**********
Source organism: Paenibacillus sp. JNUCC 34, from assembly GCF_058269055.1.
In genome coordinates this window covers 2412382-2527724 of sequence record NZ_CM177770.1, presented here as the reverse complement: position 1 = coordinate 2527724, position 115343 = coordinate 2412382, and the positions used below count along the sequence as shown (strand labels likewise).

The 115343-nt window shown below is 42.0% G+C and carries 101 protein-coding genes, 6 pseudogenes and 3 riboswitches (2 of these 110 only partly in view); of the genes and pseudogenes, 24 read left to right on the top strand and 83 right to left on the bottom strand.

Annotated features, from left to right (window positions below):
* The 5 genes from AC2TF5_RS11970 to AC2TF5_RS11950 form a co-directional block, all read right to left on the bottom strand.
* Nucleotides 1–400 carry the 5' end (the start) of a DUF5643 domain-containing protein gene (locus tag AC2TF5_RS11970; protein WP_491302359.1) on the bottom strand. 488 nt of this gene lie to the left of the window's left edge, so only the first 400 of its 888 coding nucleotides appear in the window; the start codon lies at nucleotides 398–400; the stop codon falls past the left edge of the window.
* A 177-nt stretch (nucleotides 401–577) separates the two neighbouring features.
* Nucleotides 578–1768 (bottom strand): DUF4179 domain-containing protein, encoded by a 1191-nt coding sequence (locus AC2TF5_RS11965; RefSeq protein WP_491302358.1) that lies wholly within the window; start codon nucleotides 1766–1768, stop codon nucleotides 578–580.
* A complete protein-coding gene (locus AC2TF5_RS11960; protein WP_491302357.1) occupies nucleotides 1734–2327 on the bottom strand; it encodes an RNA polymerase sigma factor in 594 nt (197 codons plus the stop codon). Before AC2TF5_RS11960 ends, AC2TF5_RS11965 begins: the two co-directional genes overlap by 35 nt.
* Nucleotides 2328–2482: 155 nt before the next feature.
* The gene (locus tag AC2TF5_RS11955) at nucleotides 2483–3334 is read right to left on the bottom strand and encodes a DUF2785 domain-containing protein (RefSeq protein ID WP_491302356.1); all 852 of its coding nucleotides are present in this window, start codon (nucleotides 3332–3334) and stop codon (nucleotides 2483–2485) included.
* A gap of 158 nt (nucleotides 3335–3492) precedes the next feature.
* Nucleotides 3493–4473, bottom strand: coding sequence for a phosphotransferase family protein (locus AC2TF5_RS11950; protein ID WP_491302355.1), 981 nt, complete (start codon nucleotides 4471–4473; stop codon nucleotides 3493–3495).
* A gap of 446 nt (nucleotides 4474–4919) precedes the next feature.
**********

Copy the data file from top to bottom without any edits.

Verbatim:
Source organism: Paenibacillus sp. JNUCC 34, from assembly GCF_058269055.1.
In genome coordinates this window covers 2412382-2527724 of sequence record NZ_CM177770.1, presented here as the reverse complement: position 1 = coordinate 2527724, position 115343 = coordinate 2412382, and the positions used below count along the sequence as shown (strand labels likewise).

The 115343-nt window shown below is 42.0% G+C and carries 101 protein-coding genes, 6 pseudogenes and 3 riboswitches (2 of these 110 only partly in view); of the genes and pseudogenes, 24 read left to right on the top strand and 83 right to left on the bottom strand.

Annotated features, from left to right (window positions below):
* The 5 genes from AC2TF5_RS11970 to AC2TF5_RS11950 form a co-directional block, all read right to left on the bottom strand.
* Nucleotides 1–400 carry the 5' end (the start) of a DUF5643 domain-containing protein gene (locus tag AC2TF5_RS11970; protein WP_491302359.1) on the bottom strand. 488 nt of this gene lie to the left of the window's left edge, so only the first 400 of its 888 coding nucleotides appear in the window; the start codon lies at nucleotides 398–400; the stop codon falls past the left edge of the window.
* A 177-nt stretch (nucleotides 401–577) separates the two neighbouring features.
* Nucleotides 578–1768 (bottom strand): DUF4179 domain-containing protein, encoded by a 1191-nt coding sequence (locus AC2TF5_RS11965; RefSeq protein WP_491302358.1) that lies wholly within the window; start codon nucleotides 1766–1768, stop codon nucleotides 578–580.
* A complete protein-coding gene (locus AC2TF5_RS11960; protein WP_491302357.1) occupies nucleotides 1734–2327 on the bottom strand; it encodes an RNA polymerase sigma factor in 594 nt (197 codons plus the stop codon). Before AC2TF5_RS11960 ends, AC2TF5_RS11965 begins: the two co-directional genes overlap by 35 nt.
* Nucleotides 2328–2482: 155 nt before the next feature.
* The gene (locus tag AC2TF5_RS11955) at nucleotides 2483–3334 is read right to left on the bottom strand and encodes a DUF2785 domain-containing protein (RefSeq protein ID WP_491302356.1); all 852 of its coding nucleotides are present in this window, start codon (nucleotides 3332–3334) and stop codon (nucleotides 2483–2485) included.
* A gap of 158 nt (nucleotides 3335–3492) precedes the next feature.
* Nucleotides 3493–4473, bottom strand: coding sequence for a phosphotransferase family protein (locus AC2TF5_RS11950; protein ID WP_491302355.1), 981 nt, complete (start codon nucleotides 4471–4473; stop codon nucleotides 3493–3495).
* A gap of 446 nt (nucleotides 4474–4919) precedes the next feature.